people up with your fists, whacking them with bats or batons, or shooting them

with Uzis or shotguns. Though it looks okay on paper, there are a few major

design flaws that keep this fight from reaching the later rounds.


first issue revolves around the control, which needs some work. You have exactly

two buttons for fighting – a kick and a punch. One of these functions as a ‘shoot’

button for when you’re armed. You can also strafe, though you don’t often need

it since you spend so much time mashing the two attack buttons for a few lame

combos. For a game steeped so heavily in its violence, State of Emergency‘s

limited combat scheme takes it out of the next-generation and hurls it back

to the days of Fighting Force and Double Dragon.

There is only one camera, and it’s about as smart as a Fudgesicle.

You constantly have to manually move the camera around to actually see the gang

of meanies headed your way. There’s no auto-lock targeting, either, so shooting

guys is somewhat random.

But man, they sure go for broke when it comes to the violence. Heads explode

like overripe melons after meeting up with a blast from the shotgun. Limbs fly

off left and right and can be used as weapons. The blood is prodigious and comical

and is entertaining for about a half-hour.

The graphics aren’t bad, particularly when you consider the technical merits

of allowing tons of people to run around looting buildings onscreen without

really any slowdown. It actually feels like a riot, though if you look and watch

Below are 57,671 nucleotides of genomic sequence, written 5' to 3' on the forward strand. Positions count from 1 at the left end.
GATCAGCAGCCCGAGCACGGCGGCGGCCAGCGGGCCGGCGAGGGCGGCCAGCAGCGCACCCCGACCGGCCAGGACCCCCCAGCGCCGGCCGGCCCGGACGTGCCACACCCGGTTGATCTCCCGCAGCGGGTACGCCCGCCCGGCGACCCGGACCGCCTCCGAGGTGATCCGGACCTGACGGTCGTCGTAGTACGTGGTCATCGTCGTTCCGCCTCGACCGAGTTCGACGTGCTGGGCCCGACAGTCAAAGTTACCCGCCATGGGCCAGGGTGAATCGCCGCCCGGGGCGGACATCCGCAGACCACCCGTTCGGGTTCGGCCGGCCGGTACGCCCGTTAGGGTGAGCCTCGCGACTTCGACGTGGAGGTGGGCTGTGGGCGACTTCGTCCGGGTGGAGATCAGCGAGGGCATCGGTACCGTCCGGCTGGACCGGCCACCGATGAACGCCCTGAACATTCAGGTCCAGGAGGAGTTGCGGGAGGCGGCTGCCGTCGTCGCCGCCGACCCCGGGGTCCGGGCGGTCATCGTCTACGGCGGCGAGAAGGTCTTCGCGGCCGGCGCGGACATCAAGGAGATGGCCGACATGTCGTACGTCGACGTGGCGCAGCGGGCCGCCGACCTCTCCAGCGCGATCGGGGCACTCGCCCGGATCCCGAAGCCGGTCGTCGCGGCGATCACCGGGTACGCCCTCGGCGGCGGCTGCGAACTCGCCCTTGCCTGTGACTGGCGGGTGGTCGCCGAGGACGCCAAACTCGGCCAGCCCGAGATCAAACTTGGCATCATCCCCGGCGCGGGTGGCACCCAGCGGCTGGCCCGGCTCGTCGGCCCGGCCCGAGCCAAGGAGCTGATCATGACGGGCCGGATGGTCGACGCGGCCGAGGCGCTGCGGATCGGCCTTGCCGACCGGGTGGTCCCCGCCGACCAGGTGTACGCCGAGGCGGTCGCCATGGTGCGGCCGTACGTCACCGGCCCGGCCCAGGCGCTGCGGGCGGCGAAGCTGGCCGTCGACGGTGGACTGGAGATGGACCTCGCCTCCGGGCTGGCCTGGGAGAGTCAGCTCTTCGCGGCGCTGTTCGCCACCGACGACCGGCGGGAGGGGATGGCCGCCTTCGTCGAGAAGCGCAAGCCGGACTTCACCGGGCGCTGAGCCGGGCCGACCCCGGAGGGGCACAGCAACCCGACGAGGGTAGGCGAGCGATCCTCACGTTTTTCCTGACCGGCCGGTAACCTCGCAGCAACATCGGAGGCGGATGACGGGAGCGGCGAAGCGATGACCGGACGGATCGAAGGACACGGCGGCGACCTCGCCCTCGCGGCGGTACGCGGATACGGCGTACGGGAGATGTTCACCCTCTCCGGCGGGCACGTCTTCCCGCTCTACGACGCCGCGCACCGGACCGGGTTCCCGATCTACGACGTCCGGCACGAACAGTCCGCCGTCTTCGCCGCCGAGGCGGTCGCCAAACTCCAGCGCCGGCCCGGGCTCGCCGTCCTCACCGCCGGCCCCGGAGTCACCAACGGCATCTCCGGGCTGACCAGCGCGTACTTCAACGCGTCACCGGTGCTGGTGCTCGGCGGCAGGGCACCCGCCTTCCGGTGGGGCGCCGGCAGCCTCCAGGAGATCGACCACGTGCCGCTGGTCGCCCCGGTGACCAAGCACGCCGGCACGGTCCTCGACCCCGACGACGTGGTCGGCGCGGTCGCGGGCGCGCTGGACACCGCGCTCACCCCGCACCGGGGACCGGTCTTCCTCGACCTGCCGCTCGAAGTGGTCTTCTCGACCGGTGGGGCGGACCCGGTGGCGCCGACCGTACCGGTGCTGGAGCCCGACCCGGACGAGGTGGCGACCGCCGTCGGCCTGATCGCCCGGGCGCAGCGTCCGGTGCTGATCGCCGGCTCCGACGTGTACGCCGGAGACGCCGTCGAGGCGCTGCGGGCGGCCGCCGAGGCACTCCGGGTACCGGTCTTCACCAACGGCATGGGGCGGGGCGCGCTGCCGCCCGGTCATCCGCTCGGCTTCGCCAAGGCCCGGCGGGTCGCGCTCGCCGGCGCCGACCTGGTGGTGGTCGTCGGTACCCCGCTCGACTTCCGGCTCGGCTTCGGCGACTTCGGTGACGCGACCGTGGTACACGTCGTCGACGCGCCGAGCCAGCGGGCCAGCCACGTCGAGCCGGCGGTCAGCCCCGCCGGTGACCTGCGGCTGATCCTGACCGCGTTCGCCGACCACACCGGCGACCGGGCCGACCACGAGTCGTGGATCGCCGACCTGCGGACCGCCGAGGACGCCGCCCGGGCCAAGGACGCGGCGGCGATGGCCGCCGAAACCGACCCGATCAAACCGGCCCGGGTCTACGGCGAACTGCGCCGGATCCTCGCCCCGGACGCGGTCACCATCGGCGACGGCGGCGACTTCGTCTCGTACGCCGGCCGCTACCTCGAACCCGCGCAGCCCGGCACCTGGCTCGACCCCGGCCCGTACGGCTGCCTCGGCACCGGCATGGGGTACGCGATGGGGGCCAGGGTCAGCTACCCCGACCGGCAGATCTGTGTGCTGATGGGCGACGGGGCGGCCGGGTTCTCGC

carefully you’ll notice patterns. Still, textures are smooth and things run

at a solid framerate. The animations are kind of simple, but the generally cartoony

nature of the character design makes that seem okay.

What isn’t okay is the level design and general game flow. In Revolution mode,

you start off with access to a Mall, and you better like it, because you’ll

be playing on it for ages. It will take hours to complete all

the missions just to move on to another level. Things do get a bit better when

you make it to the outdoor levels like the East Side and Chinatown, but it’s

still the same basic gameplay the whole way. Plus, you can’t go into any of

the shops – you just take orders from your little resistance leader friends

and run back and forth across the somewhat constrained playing fields.

For a game that’s supposed to simulate the chaotic nature of a full-blown

riot, the strictly linear flow and claustrophobic design slams a few nails in

the coffin. This could have been a much, much better game had they actually

allowed you to roam around more freely and explore the world as a whole. At

least it would have led to a less repetitive game.

Admittedly, there’s still some fun in State of Emergency. The over-the-top

violence does have its merits if you’re into that kind of thing. You can beat

up a bad guy, steal his gun and put some bloody holes in him while he lies helpless

on the ground. Mmmmm….M-rating.

But while this sort of brutality worked great in Rockstar’s ‘other’ big game,

it feels forced and gratuitous here. State of Emergency winds up containing

all of the violence of GTA 3 without most of the brilliance and is much

better suited for a rental than a buy. Either that, or just go loot your local



Oh, the humanity
Feels like a riot
Plays like a boring riot
Redundant missions
Button-mashing control
Controller-mashing camera